What we don’t know is how any of that compares to the vetting for other This American Life episodes. Does the show have a rigorous fact-checking system like that of The New Yorker, which sent the Church of Scientology 971 questions for a story last year? Or is it more like the honor system, in which producers assume that a contributor is being honest unless something doesn’t add up? Judging by Glass’ description on the show, the answer is somewhere in the middle.
What Remains Unanswered
Here are the questions we’d like This American Life to answer:
- What specifically is the fact-checking process at This American Life? Does this apply to all stories? If not, which ones?
- As this show was being produced, did the staff have an opportunity to raise concerns about the reliability of Daisey’s account? Would their input have mattered?
- Besides the decision to go forward without hearing from the translator, has the staff found other specific failings in its editorial process?
- Who specifically decided that this story was fit to air?
- In light of the translator’s account, has the staff considered why they discounted the opinions of those of their sources who doubted Daisey’s contention that Foxconn (the manufacturer who was the subject of the first program) employs underage workers?
- Did the staff consider whether there was another way to air this story without relying solely on Daisey’s account?
- Will the show change its vetting procedures as a result of this incident?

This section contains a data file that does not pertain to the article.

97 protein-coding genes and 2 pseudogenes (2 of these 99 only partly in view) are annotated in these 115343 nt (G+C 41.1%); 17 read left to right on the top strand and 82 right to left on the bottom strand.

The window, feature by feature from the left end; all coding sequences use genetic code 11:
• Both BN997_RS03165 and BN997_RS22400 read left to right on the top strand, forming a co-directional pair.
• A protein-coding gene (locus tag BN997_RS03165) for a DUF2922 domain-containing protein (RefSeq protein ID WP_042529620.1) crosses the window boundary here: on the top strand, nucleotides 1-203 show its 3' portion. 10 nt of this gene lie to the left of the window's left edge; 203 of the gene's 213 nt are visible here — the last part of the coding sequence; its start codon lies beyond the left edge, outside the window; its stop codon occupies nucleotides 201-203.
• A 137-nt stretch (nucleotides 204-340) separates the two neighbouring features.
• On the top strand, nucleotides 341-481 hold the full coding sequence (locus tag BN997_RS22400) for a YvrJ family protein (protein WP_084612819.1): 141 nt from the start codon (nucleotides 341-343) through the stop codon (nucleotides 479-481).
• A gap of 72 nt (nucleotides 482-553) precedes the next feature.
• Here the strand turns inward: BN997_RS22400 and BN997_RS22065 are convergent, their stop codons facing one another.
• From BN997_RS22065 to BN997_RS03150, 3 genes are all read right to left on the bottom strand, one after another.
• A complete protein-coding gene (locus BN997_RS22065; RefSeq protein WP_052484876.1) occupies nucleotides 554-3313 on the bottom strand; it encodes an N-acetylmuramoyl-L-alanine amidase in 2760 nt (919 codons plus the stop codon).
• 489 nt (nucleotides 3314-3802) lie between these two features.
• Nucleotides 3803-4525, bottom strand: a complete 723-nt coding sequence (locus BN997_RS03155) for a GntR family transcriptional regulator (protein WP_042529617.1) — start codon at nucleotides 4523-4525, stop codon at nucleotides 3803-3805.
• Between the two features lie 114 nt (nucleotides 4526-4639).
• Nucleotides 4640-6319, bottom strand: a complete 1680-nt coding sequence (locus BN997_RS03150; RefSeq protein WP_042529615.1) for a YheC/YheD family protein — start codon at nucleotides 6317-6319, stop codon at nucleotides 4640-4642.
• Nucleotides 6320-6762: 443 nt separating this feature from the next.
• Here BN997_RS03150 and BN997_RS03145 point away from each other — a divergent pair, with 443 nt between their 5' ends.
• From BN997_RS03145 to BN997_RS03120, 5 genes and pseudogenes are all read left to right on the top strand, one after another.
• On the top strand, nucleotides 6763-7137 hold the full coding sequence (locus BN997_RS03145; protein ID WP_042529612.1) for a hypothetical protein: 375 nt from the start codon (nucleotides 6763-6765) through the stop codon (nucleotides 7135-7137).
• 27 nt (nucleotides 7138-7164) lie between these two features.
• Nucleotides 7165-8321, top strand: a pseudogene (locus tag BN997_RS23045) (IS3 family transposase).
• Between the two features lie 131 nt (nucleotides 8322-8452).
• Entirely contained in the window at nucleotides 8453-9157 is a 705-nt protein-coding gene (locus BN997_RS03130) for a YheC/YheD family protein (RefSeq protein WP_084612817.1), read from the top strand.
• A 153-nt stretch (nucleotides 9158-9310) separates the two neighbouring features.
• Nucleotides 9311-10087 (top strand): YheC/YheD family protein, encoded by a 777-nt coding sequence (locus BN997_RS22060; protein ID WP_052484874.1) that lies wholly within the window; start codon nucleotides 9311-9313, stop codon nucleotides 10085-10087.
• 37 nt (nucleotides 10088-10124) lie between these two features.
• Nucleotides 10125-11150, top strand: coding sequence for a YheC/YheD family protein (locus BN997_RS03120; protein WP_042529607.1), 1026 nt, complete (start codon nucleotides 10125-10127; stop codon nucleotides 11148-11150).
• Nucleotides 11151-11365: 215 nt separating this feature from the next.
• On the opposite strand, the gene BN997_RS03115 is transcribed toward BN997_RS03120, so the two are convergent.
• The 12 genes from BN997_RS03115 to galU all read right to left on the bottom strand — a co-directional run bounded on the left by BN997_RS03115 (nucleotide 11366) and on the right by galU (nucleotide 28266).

- Will staff be hesitant to bring performers and others into journalistic stories in the future? Will they handle those situations differently?
- Are listeners to understand that all of the stories on This American Life should be viewed as literal truth-telling, up to the highest standards of journalism?
This American Life isn’t ready to answer these questions right now.
We e-mailed to ask if Ira Glass would discuss the show’s editorial process, but office manager Emily Condon said the show isn’t doing interviews, in part because of the deluge of requests and because a couple of producers who worked on the shows in question are traveling.
"We feel that the show we ran this weekend addresses the issues at play in depth," she said in an e-mail.
Fictional Journalism/Journalistic Fiction
This American Life is such a fascinating and revealing show because it’s not like anything else. A few years ago, blown away by its deconstruction of the subprime mortgage crisis, Steve Myers explained why the show is so compelling: "This American Life has developed a way to tell stories that sound fictional, but are narrated by interesting people you can’t help believing."
That earlier episode about the economics of the housing mortgage market won Peabody, duPont-Columbia and George Polk awards, and it’s not the only one with such laurels. Just this February, Ira Glass won a Polk award for the episode "Very Tough Love," about the severe punishments meted out by a drug court in Georgia.
On the other hand, the show has a long history of airing personal narratives that don’t seem to us to be particularly journalistic.
The staff of This American Life seems to relish staking out a middle ground:
We think of the show as journalism. One of the people who helped start the program, Paul Tough, says that what we’re doing is applying the tools of journalism to everyday lives, personal lives. Which is true. It’s also true that the journalism we do tends to use a lot of the techniques of fiction: scenes and characters and narrative threads.